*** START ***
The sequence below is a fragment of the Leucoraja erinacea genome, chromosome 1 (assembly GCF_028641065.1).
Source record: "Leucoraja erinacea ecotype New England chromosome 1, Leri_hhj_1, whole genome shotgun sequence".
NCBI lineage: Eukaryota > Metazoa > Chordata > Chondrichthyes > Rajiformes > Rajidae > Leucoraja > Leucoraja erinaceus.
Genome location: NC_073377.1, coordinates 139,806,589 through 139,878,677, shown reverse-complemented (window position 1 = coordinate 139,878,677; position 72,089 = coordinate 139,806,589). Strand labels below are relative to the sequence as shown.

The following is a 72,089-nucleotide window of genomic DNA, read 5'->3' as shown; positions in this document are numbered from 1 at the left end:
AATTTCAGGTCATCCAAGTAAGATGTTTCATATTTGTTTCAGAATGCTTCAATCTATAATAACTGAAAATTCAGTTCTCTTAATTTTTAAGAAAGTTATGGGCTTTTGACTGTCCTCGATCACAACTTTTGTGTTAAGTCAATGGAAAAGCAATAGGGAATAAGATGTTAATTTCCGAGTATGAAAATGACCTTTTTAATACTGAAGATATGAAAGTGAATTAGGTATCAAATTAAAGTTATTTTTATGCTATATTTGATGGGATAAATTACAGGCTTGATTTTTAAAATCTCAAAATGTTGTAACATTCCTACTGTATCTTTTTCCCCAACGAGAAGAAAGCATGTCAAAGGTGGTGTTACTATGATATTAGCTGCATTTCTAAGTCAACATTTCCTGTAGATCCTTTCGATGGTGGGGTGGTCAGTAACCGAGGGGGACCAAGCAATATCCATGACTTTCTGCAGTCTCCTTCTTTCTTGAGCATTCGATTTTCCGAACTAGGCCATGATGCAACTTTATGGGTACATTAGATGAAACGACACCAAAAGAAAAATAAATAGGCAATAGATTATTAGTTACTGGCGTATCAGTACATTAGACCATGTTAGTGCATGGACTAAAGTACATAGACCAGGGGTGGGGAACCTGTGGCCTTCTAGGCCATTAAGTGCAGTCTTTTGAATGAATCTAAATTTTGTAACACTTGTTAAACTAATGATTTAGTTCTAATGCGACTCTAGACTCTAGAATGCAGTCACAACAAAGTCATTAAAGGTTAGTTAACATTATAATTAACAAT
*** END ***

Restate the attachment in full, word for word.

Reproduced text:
The sequence below is a fragment of the Leucoraja erinacea genome, chromosome 1 (assembly GCF_028641065.1).
Source record: "Leucoraja erinacea ecotype New England chromosome 1, Leri_hhj_1, whole genome shotgun sequence".
NCBI lineage: Eukaryota > Metazoa > Chordata > Chondrichthyes > Rajiformes > Rajidae > Leucoraja > Leucoraja erinaceus.
Genome location: NC_073377.1, coordinates 139,806,589 through 139,878,677, shown reverse-complemented (window position 1 = coordinate 139,878,677; position 72,089 = coordinate 139,806,589). Strand labels below are relative to the sequence as shown.

The following is a 72,089-nucleotide window of genomic DNA, read 5'->3' as shown; positions in this document are numbered from 1 at the left end:
AATTTCAGGTCATCCAAGTAAGATGTTTCATATTTGTTTCAGAATGCTTCAATCTATAATAACTGAAAATTCAGTTCTCTTAATTTTTAAGAAAGTTATGGGCTTTTGACTGTCCTCGATCACAACTTTTGTGTTAAGTCAATGGAAAAGCAATAGGGAATAAGATGTTAATTTCCGAGTATGAAAATGACCTTTTTAATACTGAAGATATGAAAGTGAATTAGGTATCAAATTAAAGTTATTTTTATGCTATATTTGATGGGATAAATTACAGGCTTGATTTTTAAAATCTCAAAATGTTGTAACATTCCTACTGTATCTTTTTCCCCAACGAGAAGAAAGCATGTCAAAGGTGGTGTTACTATGATATTAGCTGCATTTCTAAGTCAACATTTCCTGTAGATCCTTTCGATGGTGGGGTGGTCAGTAACCGAGGGGGACCAAGCAATATCCATGACTTTCTGCAGTCTCCTTCTTTCTTGAGCATTCGATTTTCCGAACTAGGCCATGATGCAACTTTATGGGTACATTAGATGAAACGACACCAAAAGAAAAATAAATAGGCAATAGATTATTAGTTACTGGCGTATCAGTACATTAGACCATGTTAGTGCATGGACTAAAGTACATAGACCAGGGGTGGGGAACCTGTGGCCTTCTAGGCCATTAAGTGCAGTCTTTTGAATGAATCTAAATTTTGTAACACTTGTTAAACTAATGATTTAGTTCTAATGCGACTCTAGACTCTAGAATGCAGTCACAACAAAGTCATTAAAGGTTAGTTAACATTATAATTAACAAT